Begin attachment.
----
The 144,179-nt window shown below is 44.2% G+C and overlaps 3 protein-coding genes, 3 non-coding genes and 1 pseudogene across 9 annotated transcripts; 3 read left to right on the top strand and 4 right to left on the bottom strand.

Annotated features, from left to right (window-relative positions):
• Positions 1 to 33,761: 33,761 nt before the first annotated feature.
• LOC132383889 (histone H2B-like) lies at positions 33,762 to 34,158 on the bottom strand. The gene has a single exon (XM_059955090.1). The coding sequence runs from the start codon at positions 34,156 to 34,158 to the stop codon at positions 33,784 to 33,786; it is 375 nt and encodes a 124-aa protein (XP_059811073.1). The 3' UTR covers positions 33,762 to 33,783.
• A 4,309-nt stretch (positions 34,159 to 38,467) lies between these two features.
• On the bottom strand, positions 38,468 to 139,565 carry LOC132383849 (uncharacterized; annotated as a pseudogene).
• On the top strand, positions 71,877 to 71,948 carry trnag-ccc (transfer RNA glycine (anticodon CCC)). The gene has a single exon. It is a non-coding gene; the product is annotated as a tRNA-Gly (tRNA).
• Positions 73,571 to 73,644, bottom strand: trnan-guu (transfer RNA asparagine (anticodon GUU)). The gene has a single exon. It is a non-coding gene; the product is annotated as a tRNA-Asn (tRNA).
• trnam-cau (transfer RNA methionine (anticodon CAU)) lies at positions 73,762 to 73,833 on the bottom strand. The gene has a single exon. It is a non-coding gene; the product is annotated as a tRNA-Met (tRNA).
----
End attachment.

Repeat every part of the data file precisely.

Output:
The 144,179-nt window shown below is 44.2% G+C and overlaps 3 protein-coding genes, 3 non-coding genes and 1 pseudogene across 9 annotated transcripts; 3 read left to right on the top strand and 4 right to left on the bottom strand.

Annotated features, from left to right (window-relative positions):
• Positions 1 to 33,761: 33,761 nt before the first annotated feature.
• LOC132383889 (histone H2B-like) lies at positions 33,762 to 34,158 on the bottom strand. The gene has a single exon (XM_059955090.1). The coding sequence runs from the start codon at positions 34,156 to 34,158 to the stop codon at positions 33,784 to 33,786; it is 375 nt and encodes a 124-aa protein (XP_059811073.1). The 3' UTR covers positions 33,762 to 33,783.
• A 4,309-nt stretch (positions 34,159 to 38,467) lies between these two features.
• On the bottom strand, positions 38,468 to 139,565 carry LOC132383849 (uncharacterized; annotated as a pseudogene).
• On the top strand, positions 71,877 to 71,948 carry trnag-ccc (transfer RNA glycine (anticodon CCC)). The gene has a single exon. It is a non-coding gene; the product is annotated as a tRNA-Gly (tRNA).
• Positions 73,571 to 73,644, bottom strand: trnan-guu (transfer RNA asparagine (anticodon GUU)). The gene has a single exon. It is a non-coding gene; the product is annotated as a tRNA-Asn (tRNA).
• trnam-cau (transfer RNA methionine (anticodon CAU)) lies at positions 73,762 to 73,833 on the bottom strand. The gene has a single exon. It is a non-coding gene; the product is annotated as a tRNA-Met (tRNA).